Rarely in any period of China's economic history has virtually every global hotelier shared optimism on the prospects of the country's evolving tourism market.
Convinced by analysts' forecasts on a doubling of outbound travellers to 50 million by 2008 and a fivefold surge in domestic travellers by 2010, at least a dozen middle to upmarket global players are racing to add tourist beds around the mainland.
The prospect looks even more promising with Beijing hosting the Olympic Games in 2008, the country's World Trade Organisation trading status and stunning economic growth.
A burst of committed projects left them in a scramble for tourists in first-tier cities such as Beijing, Shanghai, Guangzhou and Shenzhen.
Shanghai is arguably the most punishing battleground, with New York-listed Starwood Hotels and Resorts Worldwide vowing to double the number of its properties in the city to 10 by 2015.
"If you believe in China, you have to believe in Shanghai," said the group's Asia Pacific head Miguel Ko. "It is like if you believe in the United States, you have to believe in New York."
The ambitious plan would see Starwood brands such as boutique hotel St Regis and upmarket business hotels Sheraton and Westin appearing in Shanghai in addition to its existing 40-strong portfolio around China.
The group would challenge deluxe hotelier Shangri-La Asia's 981-room hotel in Pudong, the largest hotel in Shanghai, and the group's 48 hotels.
Costing US$138 million, the hotel was enlarged by adding a 375-room wing to the Pudong Shangri-La in September.
Another optimist on the mainland market is London-based InterContinental Hotels Group, which vows to triple its hotel projects to 125 by 2008 from 42 at present, according to chief executive Andrew Cosslett.
Entering the market primarily through the more affordable Holiday Inn brand, the group saw China's swelling affluence and expanding road networks as reminiscent of the United States' road infrastructure boom in the 1950s, he said.
That boom gave birth to Holiday Inn as the economic choice of travellers' accommodation along highways.
Singapore-listed Mandarin Oriental International is pursuing projects in Beijing and Shanghai, potentially its maiden investments on the mainland.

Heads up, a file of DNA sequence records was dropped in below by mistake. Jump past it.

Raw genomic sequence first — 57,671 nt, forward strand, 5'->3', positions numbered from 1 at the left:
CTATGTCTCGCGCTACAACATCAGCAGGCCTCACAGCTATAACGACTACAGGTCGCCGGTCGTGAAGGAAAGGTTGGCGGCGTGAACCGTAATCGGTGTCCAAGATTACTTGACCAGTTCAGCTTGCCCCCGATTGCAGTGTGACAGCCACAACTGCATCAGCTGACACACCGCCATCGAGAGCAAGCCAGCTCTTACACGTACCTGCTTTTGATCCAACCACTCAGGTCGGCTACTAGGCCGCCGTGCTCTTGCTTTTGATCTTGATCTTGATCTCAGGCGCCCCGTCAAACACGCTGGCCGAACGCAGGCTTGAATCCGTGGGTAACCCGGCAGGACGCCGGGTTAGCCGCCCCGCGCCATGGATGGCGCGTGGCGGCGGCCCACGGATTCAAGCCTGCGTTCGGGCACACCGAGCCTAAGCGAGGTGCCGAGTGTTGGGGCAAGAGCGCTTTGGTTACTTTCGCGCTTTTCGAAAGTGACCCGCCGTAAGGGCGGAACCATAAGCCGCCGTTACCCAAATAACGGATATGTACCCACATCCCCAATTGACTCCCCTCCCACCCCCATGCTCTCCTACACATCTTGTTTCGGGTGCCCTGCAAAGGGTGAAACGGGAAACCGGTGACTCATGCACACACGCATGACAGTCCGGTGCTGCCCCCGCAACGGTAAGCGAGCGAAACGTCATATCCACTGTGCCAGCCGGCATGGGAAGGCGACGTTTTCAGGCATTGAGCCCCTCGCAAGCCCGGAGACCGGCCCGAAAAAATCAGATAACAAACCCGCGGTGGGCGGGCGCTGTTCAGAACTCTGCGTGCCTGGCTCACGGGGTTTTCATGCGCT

Although foreign investors aim at different segments of the hospitality sector, most want to play a managerial role to minimise investment risks.
Among a few exceptions are Shangri-La, the region's biggest hotel and resort chain, and Hongkong and Shanghai Hotels.
To maximise profitability, Shangri-La chief marketing officer Martin Waechter said the group would take equity interests in its new projects.
"There are a lot of American hotels in China, with some 50 to be opened by 2010 and 100 hotels by 2015. I assume that most of them are management contracts," he said.
"We take a different approach. Of the new Shangri-La hotels to be opened by 2010, we will have equity positions in 29 and five management contracts."
Hongkong and Shanghai Hotels, which adopts a long-term investment strategy, is staging a comeback to Shanghai by investing US$361 million in converting the former British consulate on the historic Bund into a luxurious hotel and commercial complex.
The investment rush, however, has left a big group of hoteliers chasing a small pool of well-trained hospitality personnel.
In an attempt to overcome the issue of human resources, Shangri-La opened a training centre in Beijing last year and took its first student in August.
The Shangri-La China World Hotel in Beijing. The sector is set for a flood of new properties.
Source: Sourth China Morning Post